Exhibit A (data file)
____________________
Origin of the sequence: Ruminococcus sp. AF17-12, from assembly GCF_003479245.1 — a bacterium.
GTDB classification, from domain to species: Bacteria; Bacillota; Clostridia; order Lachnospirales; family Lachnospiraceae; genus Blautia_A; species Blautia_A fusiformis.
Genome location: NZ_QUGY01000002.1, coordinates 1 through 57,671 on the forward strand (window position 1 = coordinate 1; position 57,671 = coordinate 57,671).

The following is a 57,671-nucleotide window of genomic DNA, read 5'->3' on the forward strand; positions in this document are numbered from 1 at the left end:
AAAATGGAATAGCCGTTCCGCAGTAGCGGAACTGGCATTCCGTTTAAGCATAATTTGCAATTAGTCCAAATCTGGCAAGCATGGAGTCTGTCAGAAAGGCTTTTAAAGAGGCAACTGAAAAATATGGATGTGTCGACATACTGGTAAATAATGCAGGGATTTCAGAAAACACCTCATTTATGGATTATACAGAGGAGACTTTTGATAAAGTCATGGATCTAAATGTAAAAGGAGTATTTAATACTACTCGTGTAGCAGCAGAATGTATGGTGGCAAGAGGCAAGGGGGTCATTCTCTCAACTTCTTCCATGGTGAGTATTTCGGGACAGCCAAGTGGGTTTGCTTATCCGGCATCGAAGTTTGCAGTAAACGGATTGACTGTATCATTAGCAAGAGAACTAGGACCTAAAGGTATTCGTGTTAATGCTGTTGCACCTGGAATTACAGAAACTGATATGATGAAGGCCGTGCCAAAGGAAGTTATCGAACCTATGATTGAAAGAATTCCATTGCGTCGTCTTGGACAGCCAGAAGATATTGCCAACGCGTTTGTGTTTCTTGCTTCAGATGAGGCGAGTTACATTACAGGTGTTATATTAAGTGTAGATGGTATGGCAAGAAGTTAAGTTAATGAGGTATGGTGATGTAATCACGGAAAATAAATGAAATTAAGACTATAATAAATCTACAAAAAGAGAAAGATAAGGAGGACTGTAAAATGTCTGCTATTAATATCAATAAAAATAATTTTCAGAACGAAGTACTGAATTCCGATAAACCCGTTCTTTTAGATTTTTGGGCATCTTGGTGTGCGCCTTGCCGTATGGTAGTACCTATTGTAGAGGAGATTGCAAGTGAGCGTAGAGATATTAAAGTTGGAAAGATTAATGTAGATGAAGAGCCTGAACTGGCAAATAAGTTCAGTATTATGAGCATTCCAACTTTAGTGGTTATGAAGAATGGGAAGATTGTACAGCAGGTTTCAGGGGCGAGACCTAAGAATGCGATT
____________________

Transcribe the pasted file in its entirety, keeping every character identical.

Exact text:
Origin of the sequence: Ruminococcus sp. AF17-12, from assembly GCF_003479245.1 — a bacterium.
GTDB classification, from domain to species: Bacteria; Bacillota; Clostridia; order Lachnospirales; family Lachnospiraceae; genus Blautia_A; species Blautia_A fusiformis.
Genome location: NZ_QUGY01000002.1, coordinates 1 through 57,671 on the forward strand (window position 1 = coordinate 1; position 57,671 = coordinate 57,671).

The following is a 57,671-nucleotide window of genomic DNA, read 5'->3' on the forward strand; positions in this document are numbered from 1 at the left end:
AAAATGGAATAGCCGTTCCGCAGTAGCGGAACTGGCATTCCGTTTAAGCATAATTTGCAATTAGTCCAAATCTGGCAAGCATGGAGTCTGTCAGAAAGGCTTTTAAAGAGGCAACTGAAAAATATGGATGTGTCGACATACTGGTAAATAATGCAGGGATTTCAGAAAACACCTCATTTATGGATTATACAGAGGAGACTTTTGATAAAGTCATGGATCTAAATGTAAAAGGAGTATTTAATACTACTCGTGTAGCAGCAGAATGTATGGTGGCAAGAGGCAAGGGGGTCATTCTCTCAACTTCTTCCATGGTGAGTATTTCGGGACAGCCAAGTGGGTTTGCTTATCCGGCATCGAAGTTTGCAGTAAACGGATTGACTGTATCATTAGCAAGAGAACTAGGACCTAAAGGTATTCGTGTTAATGCTGTTGCACCTGGAATTACAGAAACTGATATGATGAAGGCCGTGCCAAAGGAAGTTATCGAACCTATGATTGAAAGAATTCCATTGCGTCGTCTTGGACAGCCAGAAGATATTGCCAACGCGTTTGTGTTTCTTGCTTCAGATGAGGCGAGTTACATTACAGGTGTTATATTAAGTGTAGATGGTATGGCAAGAAGTTAAGTTAATGAGGTATGGTGATGTAATCACGGAAAATAAATGAAATTAAGACTATAATAAATCTACAAAAAGAGAAAGATAAGGAGGACTGTAAAATGTCTGCTATTAATATCAATAAAAATAATTTTCAGAACGAAGTACTGAATTCCGATAAACCCGTTCTTTTAGATTTTTGGGCATCTTGGTGTGCGCCTTGCCGTATGGTAGTACCTATTGTAGAGGAGATTGCAAGTGAGCGTAGAGATATTAAAGTTGGAAAGATTAATGTAGATGAAGAGCCTGAACTGGCAAATAAGTTCAGTATTATGAGCATTCCAACTTTAGTGGTTATGAAGAATGGGAAGATTGTACAGCAGGTTTCAGGGGCGAGACCTAAGAATGCGATT